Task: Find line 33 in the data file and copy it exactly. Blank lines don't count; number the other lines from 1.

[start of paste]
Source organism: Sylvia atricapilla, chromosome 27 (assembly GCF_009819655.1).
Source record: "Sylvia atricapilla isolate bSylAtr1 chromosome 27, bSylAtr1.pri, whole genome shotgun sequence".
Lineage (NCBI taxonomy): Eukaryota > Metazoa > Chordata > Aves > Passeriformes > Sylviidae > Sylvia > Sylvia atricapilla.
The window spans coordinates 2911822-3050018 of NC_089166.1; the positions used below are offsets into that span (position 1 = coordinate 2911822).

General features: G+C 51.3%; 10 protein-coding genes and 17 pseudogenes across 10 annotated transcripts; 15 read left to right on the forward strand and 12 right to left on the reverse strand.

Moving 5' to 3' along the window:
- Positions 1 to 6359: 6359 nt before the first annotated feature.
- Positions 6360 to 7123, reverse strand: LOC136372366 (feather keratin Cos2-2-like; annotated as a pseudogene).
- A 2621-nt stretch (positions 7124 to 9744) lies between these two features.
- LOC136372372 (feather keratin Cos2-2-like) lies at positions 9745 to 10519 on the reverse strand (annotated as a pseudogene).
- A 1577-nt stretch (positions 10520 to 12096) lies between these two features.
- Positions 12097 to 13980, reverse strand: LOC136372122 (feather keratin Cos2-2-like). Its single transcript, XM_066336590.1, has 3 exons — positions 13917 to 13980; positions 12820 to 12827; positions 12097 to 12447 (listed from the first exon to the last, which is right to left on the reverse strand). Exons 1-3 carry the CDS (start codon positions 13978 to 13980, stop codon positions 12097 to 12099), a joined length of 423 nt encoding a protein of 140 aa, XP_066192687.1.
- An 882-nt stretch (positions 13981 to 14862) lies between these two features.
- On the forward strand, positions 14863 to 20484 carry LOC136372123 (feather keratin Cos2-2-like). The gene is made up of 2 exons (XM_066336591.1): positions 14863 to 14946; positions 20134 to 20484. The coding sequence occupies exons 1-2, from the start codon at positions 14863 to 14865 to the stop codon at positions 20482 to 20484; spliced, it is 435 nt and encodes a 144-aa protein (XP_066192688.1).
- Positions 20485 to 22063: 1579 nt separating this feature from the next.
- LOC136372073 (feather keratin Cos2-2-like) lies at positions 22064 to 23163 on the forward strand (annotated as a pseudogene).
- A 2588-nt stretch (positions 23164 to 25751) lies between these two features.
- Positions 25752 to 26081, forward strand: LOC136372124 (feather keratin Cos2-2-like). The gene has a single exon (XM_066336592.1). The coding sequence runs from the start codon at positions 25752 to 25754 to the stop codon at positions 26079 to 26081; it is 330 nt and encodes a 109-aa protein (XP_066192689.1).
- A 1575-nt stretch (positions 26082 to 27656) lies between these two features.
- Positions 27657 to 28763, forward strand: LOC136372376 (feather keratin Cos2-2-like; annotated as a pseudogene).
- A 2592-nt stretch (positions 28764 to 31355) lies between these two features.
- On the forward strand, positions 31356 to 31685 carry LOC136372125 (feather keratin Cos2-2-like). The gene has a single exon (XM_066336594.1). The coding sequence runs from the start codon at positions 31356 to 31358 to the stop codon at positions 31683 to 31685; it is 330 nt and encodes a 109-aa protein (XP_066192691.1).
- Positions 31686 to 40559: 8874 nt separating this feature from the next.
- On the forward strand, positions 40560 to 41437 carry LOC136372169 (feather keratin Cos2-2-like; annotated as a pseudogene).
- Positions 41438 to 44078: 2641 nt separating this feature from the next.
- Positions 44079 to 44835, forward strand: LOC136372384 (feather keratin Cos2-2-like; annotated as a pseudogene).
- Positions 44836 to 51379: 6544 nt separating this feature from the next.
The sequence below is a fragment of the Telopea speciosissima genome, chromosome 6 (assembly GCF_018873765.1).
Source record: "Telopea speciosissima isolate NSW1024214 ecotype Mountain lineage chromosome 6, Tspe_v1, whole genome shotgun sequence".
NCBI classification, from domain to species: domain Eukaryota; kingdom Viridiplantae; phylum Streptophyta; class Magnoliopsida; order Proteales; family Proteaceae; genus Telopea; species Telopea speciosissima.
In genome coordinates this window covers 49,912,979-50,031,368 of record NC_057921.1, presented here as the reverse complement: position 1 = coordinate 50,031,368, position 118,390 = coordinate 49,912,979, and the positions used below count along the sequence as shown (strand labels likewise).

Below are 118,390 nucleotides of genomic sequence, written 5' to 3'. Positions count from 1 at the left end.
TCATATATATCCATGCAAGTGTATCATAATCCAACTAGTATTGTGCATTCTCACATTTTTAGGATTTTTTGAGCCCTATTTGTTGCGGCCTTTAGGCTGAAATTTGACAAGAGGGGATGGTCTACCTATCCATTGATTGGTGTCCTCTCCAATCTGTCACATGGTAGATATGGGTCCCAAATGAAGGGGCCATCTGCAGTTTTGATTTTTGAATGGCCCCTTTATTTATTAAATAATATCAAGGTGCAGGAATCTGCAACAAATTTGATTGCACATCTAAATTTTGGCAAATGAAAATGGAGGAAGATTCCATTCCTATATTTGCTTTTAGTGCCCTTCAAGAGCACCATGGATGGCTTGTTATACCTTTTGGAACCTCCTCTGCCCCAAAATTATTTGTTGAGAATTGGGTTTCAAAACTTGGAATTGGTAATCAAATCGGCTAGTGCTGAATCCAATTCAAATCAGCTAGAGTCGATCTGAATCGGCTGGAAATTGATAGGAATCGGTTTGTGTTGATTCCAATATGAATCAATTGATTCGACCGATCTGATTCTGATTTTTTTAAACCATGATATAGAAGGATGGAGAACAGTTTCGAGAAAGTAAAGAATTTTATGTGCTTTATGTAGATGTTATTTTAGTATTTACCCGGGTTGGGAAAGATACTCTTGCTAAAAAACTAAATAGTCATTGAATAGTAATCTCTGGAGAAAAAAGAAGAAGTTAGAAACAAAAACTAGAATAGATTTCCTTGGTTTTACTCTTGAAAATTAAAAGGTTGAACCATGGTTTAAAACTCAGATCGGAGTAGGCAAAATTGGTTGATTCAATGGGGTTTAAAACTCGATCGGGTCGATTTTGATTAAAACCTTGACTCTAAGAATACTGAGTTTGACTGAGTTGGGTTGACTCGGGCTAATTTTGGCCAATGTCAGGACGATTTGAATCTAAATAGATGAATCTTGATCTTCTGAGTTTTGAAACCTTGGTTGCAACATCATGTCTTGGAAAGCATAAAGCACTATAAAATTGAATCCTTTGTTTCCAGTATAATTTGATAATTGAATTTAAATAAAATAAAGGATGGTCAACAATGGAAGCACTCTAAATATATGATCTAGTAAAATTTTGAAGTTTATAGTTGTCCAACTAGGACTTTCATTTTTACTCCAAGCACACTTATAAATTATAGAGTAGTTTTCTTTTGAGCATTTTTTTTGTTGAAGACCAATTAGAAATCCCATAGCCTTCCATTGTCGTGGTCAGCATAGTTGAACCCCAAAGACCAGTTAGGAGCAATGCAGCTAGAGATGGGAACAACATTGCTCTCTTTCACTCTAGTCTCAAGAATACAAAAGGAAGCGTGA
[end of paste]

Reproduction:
TCATATATATCCATGCAAGTGTATCATAATCCAACTAGTATTGTGCATTCTCACATTTTTAGGATTTTTTGAGCCCTATTTGTTGCGGCCTTTAGGCTGAAATTTGACAAGAGGGGATGGTCTACCTATCCATTGATTGGTGTCCTCTCCAATCTGTCACATGGTAGATATGGGTCCCAAATGAAGGGGCCATCTGCAGTTTTGATTTTTGAATGGCCCCTTTATTTATTAAATAATATCAAGGTGCAGGAATCTGCAACAAATTTGATTGCACATCTAAATTTTGGCAAATGAAAATGGAGGAAGATTCCATTCCTATATTTGCTTTTAGTGCCCTTCAAGAGCACCATGGATGGCTTGTTATACCTTTTGGAACCTCCTCTGCCCCAAAATTATTTGTTGAGAATTGGGTTTCAAAACTTGGAATTGGTAATCAAATCGGCTAGTGCTGAATCCAATTCAAATCAGCTAGAGTCGATCTGAATCGGCTGGAAATTGATAGGAATCGGTTTGTGTTGATTCCAATATGAATCAATTGATTCGACCGATCTGATTCTGATTTTTTTAAACCATGATATAGAAGGATGGAGAACAGTTTCGAGAAAGTAAAGAATTTTATGTGCTTTATGTAGATGTTATTTTAGTATTTACCCGGGTTGGGAAAGATACTCTTGCTAAAAAACTAAATAGTCATTGAATAGTAATCTCTGGAGAAAAAAGAAGAAGTTAGAAACAAAAACTAGAATAGATTTCCTTGGTTTTACTCTTGAAAATTAAAAGGTTGAACCATGGTTTAAAACTCAGATCGGAGTAGGCAAAATTGGTTGATTCAATGGGGTTTAAAACTCGATCGGGTCGATTTTGATTAAAACCTTGACTCTAAGAATACTGAGTTTGACTGAGTTGGGTTGACTCGGGCTAATTTTGGCCAATGTCAGGACGATTTGAATCTAAATAGATGAATCTTGATCTTCTGAGTTTTGAAACCTTGGTTGCAACATCATGTCTTGGAAAGCATAAAGCACTATAAAATTGAATCCTTTGTTTCCAGTATAATTTGATAATTGAATTTAAATAAAATAAAGGATGGTCAACAATGGAAGCACTCTAAATATATGATCTAGTAAAATTTTGAAGTTTATAGTTGTCCAACTAGGACTTTCATTTTTACTCCAAGCACACTTATAAATTATAGAGTAGTTTTCTTTTGAGCATTTTTTTTGTTGAAGACCAATTAGAAATCCCATAGCCTTCCATTGTCGTGGTCAGCATAGTTGAACCCCAAAGACCAGTTAGGAGCAATGCAGCTAGAGATGGGAACAACATTGCTCTCTTTCACTCTAGTCTCAAGAATACAAAAGGAAGCGTGA